2014 Cybils Reading Challenge

One of my favorite things about New Year's Day is the announcement of the Cybils shortlists. In the past, after being on a first round panel in the fall, I've set myself a Cybils Reading Challenge of one new-to-me book in each of the other categories before the winners are announced on February 14. It hasn't caught on anywhere else, though, and this year I am abandoning it in favor of reading all of the shortlisted books in one category (my favorite): Elementary and Middle Grade Speculative Fiction.

I definitely missed being on the first round panel (I had other book award commitments and couldn't apply), but I like the list this year's panelists came up with--especially Jinx by Sage Blackwood (HarperCollins, 2013), which exemplifies the qualities of literary merit and kid appeal that the Cybils recognize. I read Jinx early last year (maybe even late the year before), so I might reread it now and then treat myself to the sequel, Jinx's Magic (Katherine Tegen Books, 2014), which comes out on Tuesday.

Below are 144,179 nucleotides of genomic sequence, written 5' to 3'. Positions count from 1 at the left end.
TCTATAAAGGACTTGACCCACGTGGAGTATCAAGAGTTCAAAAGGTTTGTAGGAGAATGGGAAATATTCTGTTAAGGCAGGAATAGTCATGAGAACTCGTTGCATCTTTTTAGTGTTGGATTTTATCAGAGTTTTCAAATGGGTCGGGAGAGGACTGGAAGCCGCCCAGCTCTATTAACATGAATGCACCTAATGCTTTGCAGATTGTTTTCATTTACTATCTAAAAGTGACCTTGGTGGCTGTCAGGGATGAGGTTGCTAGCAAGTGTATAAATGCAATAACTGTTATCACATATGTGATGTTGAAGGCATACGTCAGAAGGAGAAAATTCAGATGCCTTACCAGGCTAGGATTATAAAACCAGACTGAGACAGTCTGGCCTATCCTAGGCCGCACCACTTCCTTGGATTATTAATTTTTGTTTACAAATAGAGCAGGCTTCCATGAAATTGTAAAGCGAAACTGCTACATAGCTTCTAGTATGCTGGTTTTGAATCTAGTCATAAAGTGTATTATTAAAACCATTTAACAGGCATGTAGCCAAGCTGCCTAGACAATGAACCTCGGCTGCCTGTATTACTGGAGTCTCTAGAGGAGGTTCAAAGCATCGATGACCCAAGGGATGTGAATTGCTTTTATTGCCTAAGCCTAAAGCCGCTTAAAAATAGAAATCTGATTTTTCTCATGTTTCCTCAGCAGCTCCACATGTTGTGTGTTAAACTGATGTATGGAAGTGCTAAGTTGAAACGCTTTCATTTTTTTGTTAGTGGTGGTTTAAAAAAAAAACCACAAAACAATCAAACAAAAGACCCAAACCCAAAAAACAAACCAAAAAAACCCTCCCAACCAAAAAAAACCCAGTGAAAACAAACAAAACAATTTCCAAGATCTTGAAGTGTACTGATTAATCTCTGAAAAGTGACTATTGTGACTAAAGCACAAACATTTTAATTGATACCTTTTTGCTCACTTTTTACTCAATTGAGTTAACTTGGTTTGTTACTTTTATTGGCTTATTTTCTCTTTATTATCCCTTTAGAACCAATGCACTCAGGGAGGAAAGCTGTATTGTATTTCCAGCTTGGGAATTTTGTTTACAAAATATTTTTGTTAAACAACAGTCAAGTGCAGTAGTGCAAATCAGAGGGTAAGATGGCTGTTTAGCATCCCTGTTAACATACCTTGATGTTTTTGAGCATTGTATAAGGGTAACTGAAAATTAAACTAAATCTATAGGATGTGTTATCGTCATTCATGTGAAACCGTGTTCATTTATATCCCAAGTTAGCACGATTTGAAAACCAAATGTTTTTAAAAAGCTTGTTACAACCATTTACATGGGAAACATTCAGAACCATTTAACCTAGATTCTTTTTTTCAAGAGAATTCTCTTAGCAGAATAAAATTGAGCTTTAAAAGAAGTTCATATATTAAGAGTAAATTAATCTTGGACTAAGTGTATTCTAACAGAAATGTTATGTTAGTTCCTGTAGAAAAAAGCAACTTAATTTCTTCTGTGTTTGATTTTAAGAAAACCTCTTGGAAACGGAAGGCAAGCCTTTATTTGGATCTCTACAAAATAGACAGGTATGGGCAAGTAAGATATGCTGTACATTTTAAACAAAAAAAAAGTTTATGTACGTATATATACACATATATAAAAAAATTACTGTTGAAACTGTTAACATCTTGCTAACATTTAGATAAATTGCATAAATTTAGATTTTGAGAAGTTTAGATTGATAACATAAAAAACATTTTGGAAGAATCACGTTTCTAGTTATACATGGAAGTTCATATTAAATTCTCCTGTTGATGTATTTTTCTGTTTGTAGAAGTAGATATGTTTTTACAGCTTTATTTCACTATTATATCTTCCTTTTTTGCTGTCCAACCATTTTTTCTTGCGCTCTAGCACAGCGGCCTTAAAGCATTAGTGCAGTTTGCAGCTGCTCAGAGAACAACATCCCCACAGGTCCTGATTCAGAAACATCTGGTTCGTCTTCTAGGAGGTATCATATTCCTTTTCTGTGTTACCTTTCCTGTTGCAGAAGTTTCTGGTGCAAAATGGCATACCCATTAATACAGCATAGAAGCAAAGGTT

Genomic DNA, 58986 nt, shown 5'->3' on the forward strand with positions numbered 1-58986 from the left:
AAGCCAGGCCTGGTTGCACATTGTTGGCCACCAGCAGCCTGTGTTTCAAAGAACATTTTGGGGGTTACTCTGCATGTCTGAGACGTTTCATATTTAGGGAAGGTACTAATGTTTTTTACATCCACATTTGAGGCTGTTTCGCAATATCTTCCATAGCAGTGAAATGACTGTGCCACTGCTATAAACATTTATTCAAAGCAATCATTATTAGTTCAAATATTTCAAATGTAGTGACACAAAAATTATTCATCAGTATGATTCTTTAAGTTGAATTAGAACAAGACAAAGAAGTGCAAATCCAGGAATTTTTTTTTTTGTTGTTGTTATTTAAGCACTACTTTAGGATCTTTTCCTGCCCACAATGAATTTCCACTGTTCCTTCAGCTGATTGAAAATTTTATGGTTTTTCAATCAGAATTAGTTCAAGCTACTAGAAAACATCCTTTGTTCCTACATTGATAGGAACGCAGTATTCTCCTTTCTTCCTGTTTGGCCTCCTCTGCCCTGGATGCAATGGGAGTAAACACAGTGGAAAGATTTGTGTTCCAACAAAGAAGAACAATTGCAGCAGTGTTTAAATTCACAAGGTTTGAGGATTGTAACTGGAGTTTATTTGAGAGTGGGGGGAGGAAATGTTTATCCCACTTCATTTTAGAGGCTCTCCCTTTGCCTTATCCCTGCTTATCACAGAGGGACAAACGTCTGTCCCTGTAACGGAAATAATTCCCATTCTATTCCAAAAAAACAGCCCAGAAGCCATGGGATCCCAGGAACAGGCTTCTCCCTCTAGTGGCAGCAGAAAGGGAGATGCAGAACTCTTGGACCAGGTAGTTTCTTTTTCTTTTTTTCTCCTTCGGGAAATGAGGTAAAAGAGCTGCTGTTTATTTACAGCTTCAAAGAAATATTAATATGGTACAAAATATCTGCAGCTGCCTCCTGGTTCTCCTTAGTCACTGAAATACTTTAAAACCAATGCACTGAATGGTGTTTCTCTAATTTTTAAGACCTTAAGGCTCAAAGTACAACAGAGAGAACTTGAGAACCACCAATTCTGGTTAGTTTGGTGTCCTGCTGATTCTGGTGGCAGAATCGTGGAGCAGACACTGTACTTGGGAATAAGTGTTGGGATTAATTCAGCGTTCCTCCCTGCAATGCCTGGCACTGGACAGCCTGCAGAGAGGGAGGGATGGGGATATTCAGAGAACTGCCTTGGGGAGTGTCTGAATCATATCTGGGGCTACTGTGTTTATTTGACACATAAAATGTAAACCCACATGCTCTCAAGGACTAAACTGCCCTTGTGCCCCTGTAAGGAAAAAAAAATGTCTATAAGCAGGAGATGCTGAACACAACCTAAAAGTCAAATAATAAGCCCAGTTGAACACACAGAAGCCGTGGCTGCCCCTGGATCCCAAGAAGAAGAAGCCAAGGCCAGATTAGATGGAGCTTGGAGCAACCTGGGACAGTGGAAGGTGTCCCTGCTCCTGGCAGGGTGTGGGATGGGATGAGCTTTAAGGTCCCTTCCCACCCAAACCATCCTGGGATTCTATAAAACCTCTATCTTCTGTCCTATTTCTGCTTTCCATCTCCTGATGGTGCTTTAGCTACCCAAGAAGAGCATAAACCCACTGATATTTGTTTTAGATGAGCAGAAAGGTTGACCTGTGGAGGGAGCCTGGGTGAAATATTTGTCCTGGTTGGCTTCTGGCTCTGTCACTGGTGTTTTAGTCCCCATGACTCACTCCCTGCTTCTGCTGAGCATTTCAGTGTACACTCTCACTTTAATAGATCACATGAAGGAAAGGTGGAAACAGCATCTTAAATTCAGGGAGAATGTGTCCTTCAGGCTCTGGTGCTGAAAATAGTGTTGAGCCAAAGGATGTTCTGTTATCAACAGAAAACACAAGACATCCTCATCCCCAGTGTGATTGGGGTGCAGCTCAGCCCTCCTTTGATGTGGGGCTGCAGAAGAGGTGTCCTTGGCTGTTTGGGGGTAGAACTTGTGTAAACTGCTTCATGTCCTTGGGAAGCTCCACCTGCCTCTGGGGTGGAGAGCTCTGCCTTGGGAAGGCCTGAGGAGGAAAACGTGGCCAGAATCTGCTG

Anyone else want to try this year's version of the Cybils Reading Challenge? Here's the complete Elementary and Middle Grade Speculative Fiction shortlist:

Where would you start?

More Jonathan Bean: Big Snow

A little bonus post to go with Caldecott Hopefuls: Building Our House. This is Jonathan Bean's Big Snow (FSG, 2013), and the forecast is warm and cozy (there's cookie baking, but also bathroom cleaning, which one doesn't see so often in picture books), with occasional flurries and the exciting possibility, real or imagined, of big snow.

I don't have as much to say about Big Snow (although it is a perfectly fine book, exemplary even) as I did about Building Our House, which is really the point of this post: only one of these books feels like a Caldecott contender to me. Would comparing them help to articulate why that is? Or maybe I'm wrong and Bean will pull off another Klassen!